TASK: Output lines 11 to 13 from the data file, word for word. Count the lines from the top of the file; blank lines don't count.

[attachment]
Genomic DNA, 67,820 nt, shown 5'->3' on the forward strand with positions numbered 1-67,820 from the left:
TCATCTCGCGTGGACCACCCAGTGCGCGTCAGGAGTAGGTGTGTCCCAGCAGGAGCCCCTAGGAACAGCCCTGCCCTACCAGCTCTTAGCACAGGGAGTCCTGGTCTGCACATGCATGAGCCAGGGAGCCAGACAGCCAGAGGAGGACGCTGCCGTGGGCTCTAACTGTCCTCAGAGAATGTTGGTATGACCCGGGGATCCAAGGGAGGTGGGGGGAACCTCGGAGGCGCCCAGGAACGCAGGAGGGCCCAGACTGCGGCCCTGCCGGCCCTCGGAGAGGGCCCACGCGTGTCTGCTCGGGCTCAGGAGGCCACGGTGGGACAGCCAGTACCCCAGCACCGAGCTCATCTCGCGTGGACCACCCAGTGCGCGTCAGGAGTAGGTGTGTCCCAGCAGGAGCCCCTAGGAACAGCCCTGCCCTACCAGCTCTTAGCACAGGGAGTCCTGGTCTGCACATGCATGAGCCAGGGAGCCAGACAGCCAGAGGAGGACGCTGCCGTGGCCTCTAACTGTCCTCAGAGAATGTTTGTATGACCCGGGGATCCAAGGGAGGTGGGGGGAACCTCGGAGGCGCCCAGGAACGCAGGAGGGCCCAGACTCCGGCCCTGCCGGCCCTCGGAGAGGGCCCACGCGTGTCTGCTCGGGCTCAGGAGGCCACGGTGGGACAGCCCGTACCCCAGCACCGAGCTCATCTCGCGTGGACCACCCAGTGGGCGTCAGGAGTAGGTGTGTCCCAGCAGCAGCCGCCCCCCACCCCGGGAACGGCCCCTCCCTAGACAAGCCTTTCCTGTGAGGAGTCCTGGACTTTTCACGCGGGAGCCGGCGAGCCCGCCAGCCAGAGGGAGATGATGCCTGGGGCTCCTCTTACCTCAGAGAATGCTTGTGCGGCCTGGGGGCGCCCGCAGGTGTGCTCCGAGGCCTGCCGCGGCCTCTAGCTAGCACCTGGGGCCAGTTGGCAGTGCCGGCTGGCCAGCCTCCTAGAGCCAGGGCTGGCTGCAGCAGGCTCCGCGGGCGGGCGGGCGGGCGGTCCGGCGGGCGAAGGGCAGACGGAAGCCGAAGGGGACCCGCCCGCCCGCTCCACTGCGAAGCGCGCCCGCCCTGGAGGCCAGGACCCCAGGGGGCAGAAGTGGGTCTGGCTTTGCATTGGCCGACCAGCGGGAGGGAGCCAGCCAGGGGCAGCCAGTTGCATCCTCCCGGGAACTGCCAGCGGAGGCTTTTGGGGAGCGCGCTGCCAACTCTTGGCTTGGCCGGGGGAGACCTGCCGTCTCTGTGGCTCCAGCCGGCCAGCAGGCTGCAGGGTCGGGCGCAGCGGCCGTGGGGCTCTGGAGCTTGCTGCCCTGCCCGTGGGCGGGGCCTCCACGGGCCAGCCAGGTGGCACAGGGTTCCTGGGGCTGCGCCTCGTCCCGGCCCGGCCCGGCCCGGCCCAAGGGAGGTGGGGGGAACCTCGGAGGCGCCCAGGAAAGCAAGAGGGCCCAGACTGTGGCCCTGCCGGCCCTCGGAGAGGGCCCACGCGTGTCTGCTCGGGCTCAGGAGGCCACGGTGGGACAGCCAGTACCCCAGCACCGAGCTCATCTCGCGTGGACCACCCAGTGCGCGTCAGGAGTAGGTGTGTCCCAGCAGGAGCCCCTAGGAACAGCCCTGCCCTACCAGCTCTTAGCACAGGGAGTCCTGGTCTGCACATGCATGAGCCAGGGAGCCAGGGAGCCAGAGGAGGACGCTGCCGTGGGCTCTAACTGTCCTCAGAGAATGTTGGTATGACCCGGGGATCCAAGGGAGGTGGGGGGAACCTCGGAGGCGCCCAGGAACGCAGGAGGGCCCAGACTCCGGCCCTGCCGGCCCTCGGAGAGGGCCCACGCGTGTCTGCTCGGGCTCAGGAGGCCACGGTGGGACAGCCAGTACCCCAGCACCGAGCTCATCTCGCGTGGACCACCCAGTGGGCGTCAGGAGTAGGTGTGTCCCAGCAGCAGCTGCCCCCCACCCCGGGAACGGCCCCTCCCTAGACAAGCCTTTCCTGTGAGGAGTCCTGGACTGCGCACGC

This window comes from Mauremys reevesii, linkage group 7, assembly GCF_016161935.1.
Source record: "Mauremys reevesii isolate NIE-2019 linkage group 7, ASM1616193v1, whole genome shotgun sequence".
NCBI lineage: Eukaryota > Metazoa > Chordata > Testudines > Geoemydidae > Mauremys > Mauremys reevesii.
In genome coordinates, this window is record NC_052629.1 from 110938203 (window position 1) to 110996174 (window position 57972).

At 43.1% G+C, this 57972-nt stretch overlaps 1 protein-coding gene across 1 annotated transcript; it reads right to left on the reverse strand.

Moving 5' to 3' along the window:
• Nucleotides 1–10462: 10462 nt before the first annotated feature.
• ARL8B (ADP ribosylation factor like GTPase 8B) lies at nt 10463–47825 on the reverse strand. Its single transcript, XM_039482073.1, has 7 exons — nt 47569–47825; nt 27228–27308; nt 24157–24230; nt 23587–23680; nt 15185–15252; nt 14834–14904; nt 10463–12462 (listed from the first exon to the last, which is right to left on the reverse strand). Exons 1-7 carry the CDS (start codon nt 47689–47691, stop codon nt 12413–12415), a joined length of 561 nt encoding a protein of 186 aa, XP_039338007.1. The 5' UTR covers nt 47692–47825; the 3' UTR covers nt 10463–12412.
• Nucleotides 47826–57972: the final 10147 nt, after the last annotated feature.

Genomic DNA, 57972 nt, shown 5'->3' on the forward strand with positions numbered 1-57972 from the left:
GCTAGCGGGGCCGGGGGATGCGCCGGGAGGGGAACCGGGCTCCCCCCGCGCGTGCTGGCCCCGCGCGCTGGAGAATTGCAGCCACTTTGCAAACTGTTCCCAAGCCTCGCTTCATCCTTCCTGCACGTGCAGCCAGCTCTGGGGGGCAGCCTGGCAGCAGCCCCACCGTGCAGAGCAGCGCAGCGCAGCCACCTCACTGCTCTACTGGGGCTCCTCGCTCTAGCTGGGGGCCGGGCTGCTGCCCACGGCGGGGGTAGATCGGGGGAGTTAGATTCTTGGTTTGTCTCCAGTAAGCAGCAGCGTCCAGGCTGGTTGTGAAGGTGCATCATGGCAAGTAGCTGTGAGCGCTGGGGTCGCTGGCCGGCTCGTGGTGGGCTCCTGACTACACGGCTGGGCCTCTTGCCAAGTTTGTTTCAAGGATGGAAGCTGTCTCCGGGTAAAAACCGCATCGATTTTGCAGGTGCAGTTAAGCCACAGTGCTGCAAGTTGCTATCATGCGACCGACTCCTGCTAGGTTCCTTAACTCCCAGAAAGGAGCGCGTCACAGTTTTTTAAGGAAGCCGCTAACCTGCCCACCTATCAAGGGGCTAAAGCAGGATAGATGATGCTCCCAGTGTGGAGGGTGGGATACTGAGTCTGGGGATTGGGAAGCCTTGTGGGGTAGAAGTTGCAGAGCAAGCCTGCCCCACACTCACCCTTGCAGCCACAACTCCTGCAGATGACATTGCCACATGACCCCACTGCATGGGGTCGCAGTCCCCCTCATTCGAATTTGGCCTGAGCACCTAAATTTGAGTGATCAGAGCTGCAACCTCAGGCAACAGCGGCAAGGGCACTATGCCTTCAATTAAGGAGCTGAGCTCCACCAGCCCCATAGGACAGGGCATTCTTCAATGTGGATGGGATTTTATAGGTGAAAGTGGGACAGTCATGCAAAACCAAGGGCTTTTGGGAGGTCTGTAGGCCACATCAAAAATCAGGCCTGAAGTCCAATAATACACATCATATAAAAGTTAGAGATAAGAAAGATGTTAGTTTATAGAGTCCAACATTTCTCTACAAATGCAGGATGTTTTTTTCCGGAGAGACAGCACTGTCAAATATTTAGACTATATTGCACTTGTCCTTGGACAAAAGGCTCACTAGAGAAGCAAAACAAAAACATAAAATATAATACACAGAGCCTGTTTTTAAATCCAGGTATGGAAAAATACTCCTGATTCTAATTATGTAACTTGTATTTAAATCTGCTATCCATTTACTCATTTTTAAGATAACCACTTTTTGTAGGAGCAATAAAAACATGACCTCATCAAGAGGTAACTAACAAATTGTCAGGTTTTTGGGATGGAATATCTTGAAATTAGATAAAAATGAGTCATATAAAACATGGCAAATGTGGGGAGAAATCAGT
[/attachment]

• Nucleotides 47826–57972: the final 10147 nt, after the last annotated feature.

Genomic DNA, 57972 nt, shown 5'->3' on the forward strand with positions numbered 1-57972 from the left:
GCTAGCGGGGCCGGGGGATGCGCCGGGAGGGGAACCGGGCTCCCCCCGCGCGTGCTGGCCCCGCGCGCTGGAGAATTGCAGCCACTTTGCAAACTGTTCCCAAGCCTCGCTTCATCCTTCCTGCACGTGCAGCCAGCTCTGGGGGGCAGCCTGGCAGCAGCCCCACCGTGCAGAGCAGCGCAGCGCAGCCACCTCACTGCTCTACTGGGGCTCCTCGCTCTAGCTGGGGGCCGGGCTGCTGCCCACGGCGGGGGTAGATCGGGGGAGTTAGATTCTTGGTTTGTCTCCAGTAAGCAGCAGCGTCCAGGCTGGTTGTGAAGGTGCATCATGGCAAGTAGCTGTGAGCGCTGGGGTCGCTGGCCGGCTCGTGGTGGGCTCCTGACTACACGGCTGGGCCTCTTGCCAAGTTTGTTTCAAGGATGGAAGCTGTCTCCGGGTAAAAACCGCATCGATTTTGCAGGTGCAGTTAAGCCACAGTGCTGCAAGTTGCTATCATGCGACCGACTCCTGCTAGGTTCCTTAACTCCCAGAAAGGAGCGCGTCACAGTTTTTTAAGGAAGCCGCTAACCTGCCCACCTATCAAGGGGCTAAAGCAGGATAGATGATGCTCCCAGTGTGGAGGGTGGGATACTGAGTCTGGGGATTGGGAAGCCTTGTGGGGTAGAAGTTGCAGAGCAAGCCTGCCCCACACTCACCCTTGCAGCCACAACTCCTGCAGATGACATTGCCACATGACCCCACTGCATGGGGTCGCAGTCCCCCTCATTCGAATTTGGCCTGAGCACCTAAATTTGAGTGATCAGAGCTGCAACCTCAGGCAACAGCGGCAAGGGCACTATGCCTTCAATTAAGGAGCTGAGCTCCACCAGCCCCATAGGACAGGGCATTCTTCAATGTGGATGGGATTTTATAGGTGAAAGTGGGACAGTCATGCAAAACCAAGGGCTTTTGGGAGGTCTGTAGGCCACATCAAAAATCAGGCCTGAAGTCCAATAATACACATCATATAAAAGTTAGAGATAAGAAAGATGTTAGTTTATAGAGTCCAACATTTCTCTACAAATGCAGGATGTTTTTTTCCGGAGAGACAGCACTGTCAAATATTTAGACTATATTGCACTTGTCCTTGGACAAAAGGCTCACTAGAGAAGCAAAACAAAAACATAAAATATAATACACAGAGCCTGTTTTTAAATCCAGGTATGGAAAAATACTCCTGATTCTAATTATGTAACTTGTATTTAAATCTGCTATCCATTTACTCATTTTTAAGATAACCACTTTTTGTAGGAGCAATAAAAACATGACCTCATCAAGAGGTAACTAACAAATTGTCAGGTTTTTGGGATGGAATATCTTGAAATTAGATAAAAATGAGTCATATAAAACATGGCAAATGTGGGGAGAAATCAGT